Trump has been acquitted of inciting an insurrection at the US Capitol on January 6. The GOP defections nevertheless stand as a sharp rebuke of the former President.
The vote was 43 not guilty to 57 guilty — short of the 67 guilty votes needed to convict Trump.
How Republican senators explained their votes to convict
Richard Burr, who is not running for reelection next year, said, in part, in a statement: “The President promoted unfounded conspiracy theories to cast doubt on the integrity of a free and fair election because he did not like the results. As Congress met to certify the election results, the President directed his supporters to go to the Capitol to disrupt the lawful proceedings required by the Constitution. When the crowd became violent, the President used his office to first inflame the situation instead of immediately calling for an end to the assault.”
He went on to say, “As I said on January 6th, the President bears responsibility for these tragic events. The evidence is compelling that President Trump is guilty of inciting an insurrection against a coequal branch of government and that the charge rises to the level of high Crimes and Misdemeanors. Therefore, I have voted to convict.”
Bill Cassidy said in a brief statement: “Our Constitution and our country is more important than any one person. I voted to convict President Trump because he is guilty.”
Susan Collins explained her vote in a speech on the Senate floor, saying, in part, “My vote in this trial stems from my own oath and duty to defend the Constitution of the United States. The abuse of power and betrayal of his oath by President Trump meet the Constitutional standard of high crimes and misdemeanors and for those reasons, I voted to convict.”
Lisa Murkowski, who is slated to face voters again in her state as soon as 2022, told reporters later Saturday that she understands her decision to vote to convict Trump could come with electoral consequences but argued she made a decision she thought was best.
“It’s not about me,” Murkowski said in part. “It’s not about me and my life, my job, this is really about what we stand for. And if I can’t say what I believe that our president should stand for, then why should I ask Alaskans to?”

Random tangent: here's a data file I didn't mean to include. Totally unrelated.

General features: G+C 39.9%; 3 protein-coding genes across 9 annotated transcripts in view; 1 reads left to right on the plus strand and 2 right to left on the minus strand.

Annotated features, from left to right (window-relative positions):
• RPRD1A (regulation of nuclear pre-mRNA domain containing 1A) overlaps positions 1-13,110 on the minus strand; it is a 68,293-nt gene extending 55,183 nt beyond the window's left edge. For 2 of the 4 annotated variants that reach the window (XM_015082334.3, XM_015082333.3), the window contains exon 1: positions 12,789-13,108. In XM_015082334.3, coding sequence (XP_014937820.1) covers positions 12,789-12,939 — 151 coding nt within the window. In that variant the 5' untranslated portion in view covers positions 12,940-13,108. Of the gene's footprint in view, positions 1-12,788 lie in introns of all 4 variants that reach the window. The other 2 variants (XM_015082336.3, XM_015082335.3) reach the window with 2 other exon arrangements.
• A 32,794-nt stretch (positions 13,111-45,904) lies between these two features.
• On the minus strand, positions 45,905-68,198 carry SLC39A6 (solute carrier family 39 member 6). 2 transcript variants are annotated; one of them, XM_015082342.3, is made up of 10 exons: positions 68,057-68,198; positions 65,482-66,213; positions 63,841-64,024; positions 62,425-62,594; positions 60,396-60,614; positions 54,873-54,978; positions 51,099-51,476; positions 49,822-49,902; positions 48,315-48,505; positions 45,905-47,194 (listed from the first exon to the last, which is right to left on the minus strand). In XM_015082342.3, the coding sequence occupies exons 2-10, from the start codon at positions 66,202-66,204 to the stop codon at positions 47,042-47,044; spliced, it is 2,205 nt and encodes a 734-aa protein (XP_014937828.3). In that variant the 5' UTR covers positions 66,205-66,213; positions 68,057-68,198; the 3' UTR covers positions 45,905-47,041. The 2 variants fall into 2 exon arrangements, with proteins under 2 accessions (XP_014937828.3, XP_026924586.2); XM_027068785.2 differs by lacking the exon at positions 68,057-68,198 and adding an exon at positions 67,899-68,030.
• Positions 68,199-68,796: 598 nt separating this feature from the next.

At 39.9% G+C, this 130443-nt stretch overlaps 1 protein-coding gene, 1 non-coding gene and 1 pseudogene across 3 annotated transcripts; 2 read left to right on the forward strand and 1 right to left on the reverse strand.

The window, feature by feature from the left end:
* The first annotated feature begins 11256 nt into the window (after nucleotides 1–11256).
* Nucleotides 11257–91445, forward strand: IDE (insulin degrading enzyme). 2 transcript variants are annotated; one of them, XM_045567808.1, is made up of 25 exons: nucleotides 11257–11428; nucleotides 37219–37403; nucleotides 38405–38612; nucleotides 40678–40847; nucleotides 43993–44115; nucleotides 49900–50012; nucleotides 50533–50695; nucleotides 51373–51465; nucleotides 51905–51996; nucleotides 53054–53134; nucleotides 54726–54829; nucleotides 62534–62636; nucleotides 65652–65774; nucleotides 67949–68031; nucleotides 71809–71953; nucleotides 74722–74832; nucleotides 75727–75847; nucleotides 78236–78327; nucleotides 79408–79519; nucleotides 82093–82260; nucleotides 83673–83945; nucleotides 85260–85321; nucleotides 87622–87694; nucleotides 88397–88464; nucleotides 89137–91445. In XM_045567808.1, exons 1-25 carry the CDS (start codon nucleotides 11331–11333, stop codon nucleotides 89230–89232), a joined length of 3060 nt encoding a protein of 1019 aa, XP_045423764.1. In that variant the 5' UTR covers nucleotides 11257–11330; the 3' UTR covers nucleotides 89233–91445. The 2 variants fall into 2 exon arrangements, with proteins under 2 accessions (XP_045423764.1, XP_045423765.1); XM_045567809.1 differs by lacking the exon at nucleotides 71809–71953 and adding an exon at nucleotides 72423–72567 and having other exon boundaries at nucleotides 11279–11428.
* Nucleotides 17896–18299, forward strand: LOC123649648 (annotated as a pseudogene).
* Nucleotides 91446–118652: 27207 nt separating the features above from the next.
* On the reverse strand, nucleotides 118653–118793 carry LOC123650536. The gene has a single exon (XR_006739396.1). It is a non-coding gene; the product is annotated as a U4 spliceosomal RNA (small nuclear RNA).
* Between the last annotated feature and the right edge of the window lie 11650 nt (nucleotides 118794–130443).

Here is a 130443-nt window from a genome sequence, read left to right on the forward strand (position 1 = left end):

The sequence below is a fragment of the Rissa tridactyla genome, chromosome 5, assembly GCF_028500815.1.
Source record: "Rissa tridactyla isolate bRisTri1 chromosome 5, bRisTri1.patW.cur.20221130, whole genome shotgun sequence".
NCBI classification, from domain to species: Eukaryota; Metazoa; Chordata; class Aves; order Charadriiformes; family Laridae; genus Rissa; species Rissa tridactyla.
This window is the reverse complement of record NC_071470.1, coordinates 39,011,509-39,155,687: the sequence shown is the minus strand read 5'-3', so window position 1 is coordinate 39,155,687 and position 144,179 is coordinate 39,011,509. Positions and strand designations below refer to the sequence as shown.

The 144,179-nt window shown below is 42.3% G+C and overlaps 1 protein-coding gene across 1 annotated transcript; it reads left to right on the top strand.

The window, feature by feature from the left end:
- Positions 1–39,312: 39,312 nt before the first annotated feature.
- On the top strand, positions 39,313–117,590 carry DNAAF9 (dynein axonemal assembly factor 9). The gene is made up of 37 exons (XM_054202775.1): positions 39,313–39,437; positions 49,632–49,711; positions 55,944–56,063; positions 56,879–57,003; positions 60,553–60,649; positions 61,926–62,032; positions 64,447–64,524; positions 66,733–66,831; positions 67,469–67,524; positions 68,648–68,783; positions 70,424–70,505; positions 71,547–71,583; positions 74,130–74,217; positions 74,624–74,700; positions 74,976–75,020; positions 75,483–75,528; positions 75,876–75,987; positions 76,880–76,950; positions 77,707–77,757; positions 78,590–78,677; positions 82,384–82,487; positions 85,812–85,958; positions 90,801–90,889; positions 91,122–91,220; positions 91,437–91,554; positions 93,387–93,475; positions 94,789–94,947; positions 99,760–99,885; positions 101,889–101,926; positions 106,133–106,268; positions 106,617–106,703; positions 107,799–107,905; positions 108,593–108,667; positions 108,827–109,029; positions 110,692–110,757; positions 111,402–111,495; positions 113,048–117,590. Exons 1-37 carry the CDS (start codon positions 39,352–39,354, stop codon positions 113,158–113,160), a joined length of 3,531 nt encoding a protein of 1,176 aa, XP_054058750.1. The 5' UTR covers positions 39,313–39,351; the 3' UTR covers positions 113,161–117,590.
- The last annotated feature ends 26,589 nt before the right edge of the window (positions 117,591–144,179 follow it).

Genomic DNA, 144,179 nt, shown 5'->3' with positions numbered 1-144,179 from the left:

Mitt Romney said, in part, in a statement: “President Trump incited the insurrection against Congress by using the power of his office to summon his supporters to Washington on January 6th and urging them to march on the Capitol during the counting of electoral votes. He did this despite the obvious and well known threats of violence that day. President Trump also violated his oath of office by failing to protect the Capitol, the Vice President, and others in the Capitol.”
Ben Sasse said, in part, in a lengthy statement on his vote: “On election night 2014, I promised Nebraskans I’d always vote my conscience even if it was against the partisan stream. In my first speech here in the Senate in November 2015, I promised to speak out when a president — even of my own party — exceeds his or her powers. I cannot go back on my word, and Congress cannot lower our standards on such a grave matter, simply because it is politically convenient. I must vote to convict.”
Pat Toomey, who is not running for reelection next year, told reporters on a call later Saturday that Trump will “be remembered throughout history as the President who resorted to non-legal steps to try to hold onto power.”
Rejecting the arguments from Trump’s defense team that the former President’s conduct was protected under the First Amendment and that the trial itself was unconstitutional because he was out of office, said: “No president, or anyone else, has the First Amendment right to incite a violent attack on our government,” and that there was “an overwhelming body of evidence that suggests” the trial was “constitutionally permissible,” noting that the Constitution gives the Senate the “sole power to try all impeachments.”
This story has been updated with additional details Saturday.
CNN’s Alex Rogers and Ryan Nobles contributed to this report.
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